4. Respondents also seek to rely on the legislative history of the 1987 amendments to the Act, which, inter alia, gave the Administrator authority to assess civil penalties for past violations without judicial enforcement proceedings. Water Quality Act of 1987, § 314, Pub. L. 100-4, 101 Stat. 46. Respondents point to provisions in the 1987 Act and statements in its legislative history to the effect that an administrative penalty action for violation of one effluent limitation does not bar a citizen suit for a past violation of another effluent limitation, even if the two violations resulted from the same discharge. Brief for Respondents 17-18, and n. 11. Respondents contend that this evidence demonstrates that the 99th Congress viewed the Act as permitting citizen suits for wholly past violations. The conclusions of the 99th Congress, however, are hardly probative of the intent of the 92d Congress. See Rainwater v. United States, 356 U.S. 590, 593 (1958). Moreover, the provisions and legislative history of the 1987 Act support arguments that cut against respondents as well. The fact that Congress consciously chose the past tense to describe the Administrator's new authority to assess civil penalties suggests that Congress knows how to target past violations when it wants to do so. See n. 2, supra. The legislative history demonstrates that the Senate and House bills were in conflict on whether to adopt the present or past tense, compare H. R. Rep. No. 99-189, p. 89 (1985), S. Rep. No. 99-50, pp. 26, 100 (1985), and the Act reflects that Congress chose to enact the past tense from the Senate bill.
5. See also Warth v. Seldin, 422 U.S., at 501 ("Art. III's requirement remains: the plaintiff still must allege a distinct and palpable injury to himself . . .") (emphasis added); Linda R.S. v. Richard D., 410 U.S. 614, 617 (1973) ("[W]e have steadfastly adhered to the requirement that . . . federal plaintiffs must allege some threatened or actual injury resulting from the putatively illegal action before a federal court may assume jurisdiction"). (footnotes omitted; emphasis added); Baker v. Carr, 369 U.S. 186, 204 (1962) ("Have the [plaintiffs] alleged such a personal stake in the outcome of the controversy as to assure that concrete adverseness which sharpens the presentation of issues upon which the court so largely depends for illumination of difficult constitutional questions?") (emphasis added).
6. Under the Act, plaintiffs are also protected from the suddenly repentant defendant by the authority of the District Courts to award litigation costs "whenever the court determines such award is appropriate." 33 U.S.C. § 1365(d). The legislative history of this provision states explicitly that the award of costs "should extend to plaintiffs in actions which result in successful abatement but do not reach a verdict. For instance, if as a result of a citizen proceeding and before a verdict is issued, a defendant abated a violation, the court may award litigation expenses borne by the plaintiffs in prosecuting such actions." S. Rep. No. 92-414, at 81, 2 Leg. Hist. 1499.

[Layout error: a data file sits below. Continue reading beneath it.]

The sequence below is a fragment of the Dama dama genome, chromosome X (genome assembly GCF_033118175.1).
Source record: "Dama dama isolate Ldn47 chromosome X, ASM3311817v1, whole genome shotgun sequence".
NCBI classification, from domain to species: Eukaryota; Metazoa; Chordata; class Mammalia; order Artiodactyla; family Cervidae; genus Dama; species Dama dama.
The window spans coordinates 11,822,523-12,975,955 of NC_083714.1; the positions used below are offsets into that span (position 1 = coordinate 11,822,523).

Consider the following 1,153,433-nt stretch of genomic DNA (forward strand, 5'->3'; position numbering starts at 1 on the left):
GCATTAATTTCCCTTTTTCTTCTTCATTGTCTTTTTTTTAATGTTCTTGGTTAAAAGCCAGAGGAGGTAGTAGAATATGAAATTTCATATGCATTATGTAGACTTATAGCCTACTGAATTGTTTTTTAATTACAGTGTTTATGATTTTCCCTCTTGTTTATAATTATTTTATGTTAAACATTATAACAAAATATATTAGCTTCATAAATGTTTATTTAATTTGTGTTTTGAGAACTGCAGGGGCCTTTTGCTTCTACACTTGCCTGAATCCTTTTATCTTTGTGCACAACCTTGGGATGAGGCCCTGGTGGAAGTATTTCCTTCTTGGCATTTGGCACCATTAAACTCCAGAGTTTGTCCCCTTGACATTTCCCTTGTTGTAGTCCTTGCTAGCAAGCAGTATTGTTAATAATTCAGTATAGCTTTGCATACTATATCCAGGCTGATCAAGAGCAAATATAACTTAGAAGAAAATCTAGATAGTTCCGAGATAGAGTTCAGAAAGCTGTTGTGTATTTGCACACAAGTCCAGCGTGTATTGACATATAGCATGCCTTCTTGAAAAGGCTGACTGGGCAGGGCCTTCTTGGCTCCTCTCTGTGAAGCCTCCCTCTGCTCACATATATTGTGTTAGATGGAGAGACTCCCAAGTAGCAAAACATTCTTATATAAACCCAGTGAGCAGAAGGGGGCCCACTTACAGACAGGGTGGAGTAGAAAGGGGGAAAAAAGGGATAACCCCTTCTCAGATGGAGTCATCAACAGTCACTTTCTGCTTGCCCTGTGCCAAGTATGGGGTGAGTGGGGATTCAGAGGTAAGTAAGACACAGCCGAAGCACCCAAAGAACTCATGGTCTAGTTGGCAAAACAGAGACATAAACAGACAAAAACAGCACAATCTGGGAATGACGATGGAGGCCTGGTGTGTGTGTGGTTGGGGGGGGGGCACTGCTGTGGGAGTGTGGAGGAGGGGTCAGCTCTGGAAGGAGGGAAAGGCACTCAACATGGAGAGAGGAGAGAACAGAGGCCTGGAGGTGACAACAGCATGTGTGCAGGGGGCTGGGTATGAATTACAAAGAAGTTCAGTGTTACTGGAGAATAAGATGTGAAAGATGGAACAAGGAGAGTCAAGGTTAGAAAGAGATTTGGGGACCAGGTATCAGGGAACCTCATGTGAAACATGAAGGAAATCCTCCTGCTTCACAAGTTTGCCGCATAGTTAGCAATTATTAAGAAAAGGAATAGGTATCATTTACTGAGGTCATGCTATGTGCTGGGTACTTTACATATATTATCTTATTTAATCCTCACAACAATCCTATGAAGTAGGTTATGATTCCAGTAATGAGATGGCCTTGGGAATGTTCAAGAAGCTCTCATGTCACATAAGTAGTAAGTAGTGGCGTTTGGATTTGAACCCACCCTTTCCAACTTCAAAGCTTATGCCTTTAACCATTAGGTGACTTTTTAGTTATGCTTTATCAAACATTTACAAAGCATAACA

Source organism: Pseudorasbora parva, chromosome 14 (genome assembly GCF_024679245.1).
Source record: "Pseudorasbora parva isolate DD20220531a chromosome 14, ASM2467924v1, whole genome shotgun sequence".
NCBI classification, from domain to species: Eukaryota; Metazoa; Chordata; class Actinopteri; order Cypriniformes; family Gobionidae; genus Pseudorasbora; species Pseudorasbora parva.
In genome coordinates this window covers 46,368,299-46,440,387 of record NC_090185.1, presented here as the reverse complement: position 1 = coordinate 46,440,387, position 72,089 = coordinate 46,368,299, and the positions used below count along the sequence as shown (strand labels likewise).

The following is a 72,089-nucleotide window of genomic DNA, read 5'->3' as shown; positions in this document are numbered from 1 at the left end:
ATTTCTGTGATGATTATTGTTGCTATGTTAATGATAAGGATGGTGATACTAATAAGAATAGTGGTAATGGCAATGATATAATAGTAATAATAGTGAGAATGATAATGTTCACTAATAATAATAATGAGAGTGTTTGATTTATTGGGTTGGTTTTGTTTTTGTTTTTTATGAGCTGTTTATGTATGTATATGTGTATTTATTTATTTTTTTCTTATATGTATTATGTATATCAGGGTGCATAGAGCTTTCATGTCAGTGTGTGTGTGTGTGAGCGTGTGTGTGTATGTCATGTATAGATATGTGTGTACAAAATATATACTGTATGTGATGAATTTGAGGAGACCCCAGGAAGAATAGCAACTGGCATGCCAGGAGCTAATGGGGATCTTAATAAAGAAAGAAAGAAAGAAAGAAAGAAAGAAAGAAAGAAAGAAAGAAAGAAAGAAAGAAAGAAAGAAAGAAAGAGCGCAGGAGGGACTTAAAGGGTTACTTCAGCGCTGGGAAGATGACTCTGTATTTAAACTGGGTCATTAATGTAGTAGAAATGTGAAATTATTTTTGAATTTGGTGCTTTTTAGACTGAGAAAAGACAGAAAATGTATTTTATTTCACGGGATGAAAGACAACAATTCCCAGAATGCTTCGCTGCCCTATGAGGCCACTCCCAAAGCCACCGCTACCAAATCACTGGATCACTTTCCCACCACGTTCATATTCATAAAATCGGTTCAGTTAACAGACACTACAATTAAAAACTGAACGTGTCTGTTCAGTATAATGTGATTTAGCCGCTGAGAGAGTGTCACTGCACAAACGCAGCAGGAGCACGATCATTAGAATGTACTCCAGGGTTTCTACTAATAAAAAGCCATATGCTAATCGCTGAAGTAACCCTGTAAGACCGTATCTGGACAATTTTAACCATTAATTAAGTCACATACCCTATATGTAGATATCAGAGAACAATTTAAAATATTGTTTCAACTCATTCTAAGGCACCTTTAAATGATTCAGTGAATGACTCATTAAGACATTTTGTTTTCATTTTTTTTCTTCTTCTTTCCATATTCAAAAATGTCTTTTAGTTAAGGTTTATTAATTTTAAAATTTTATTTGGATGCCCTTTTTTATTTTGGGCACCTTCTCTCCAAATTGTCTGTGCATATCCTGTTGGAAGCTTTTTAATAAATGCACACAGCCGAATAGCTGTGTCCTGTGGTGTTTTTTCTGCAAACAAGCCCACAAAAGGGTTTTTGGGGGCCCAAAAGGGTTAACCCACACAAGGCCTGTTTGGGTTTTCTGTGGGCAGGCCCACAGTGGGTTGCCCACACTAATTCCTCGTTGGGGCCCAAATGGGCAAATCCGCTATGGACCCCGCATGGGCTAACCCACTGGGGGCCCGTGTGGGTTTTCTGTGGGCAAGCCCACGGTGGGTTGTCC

[18 ELR 20147]
JUSTICE SCALIA, with whom JUSTICE STEVENS and JUSTICE O'CONNOR join, concurring in part and concurring in the judgment.
I join Parts I and II of the Court's opinion. I cannot join Part III because I believe it misreads the statute to create a peculiar new form of subject matter jurisdiction.
The Court concludes that subject matter jurisdiction exists under § 505 if there is a good-faith allegation that the defendant is "in violation." Thereafter, according to the Court's interpretation, the plaintiff can never be called on to prove that jurisdictional allegation. Ante, at 14. This creates a regime that is not only extraordinary, but to my knowledge utterly unique. I can think of no other context in which, in order to carry a lawsuit to judgment, allegations are necessary but proof of those allegations (if they are contested) is not. The Court thinks it necessary to find that Congress produced this jurisprudential anomaly because any other conclusion, in its view, would read the word "alleged" out of § 505. It seems to me that, quite to the contrary, it is the Court's interpretation that ignores the words of the statute.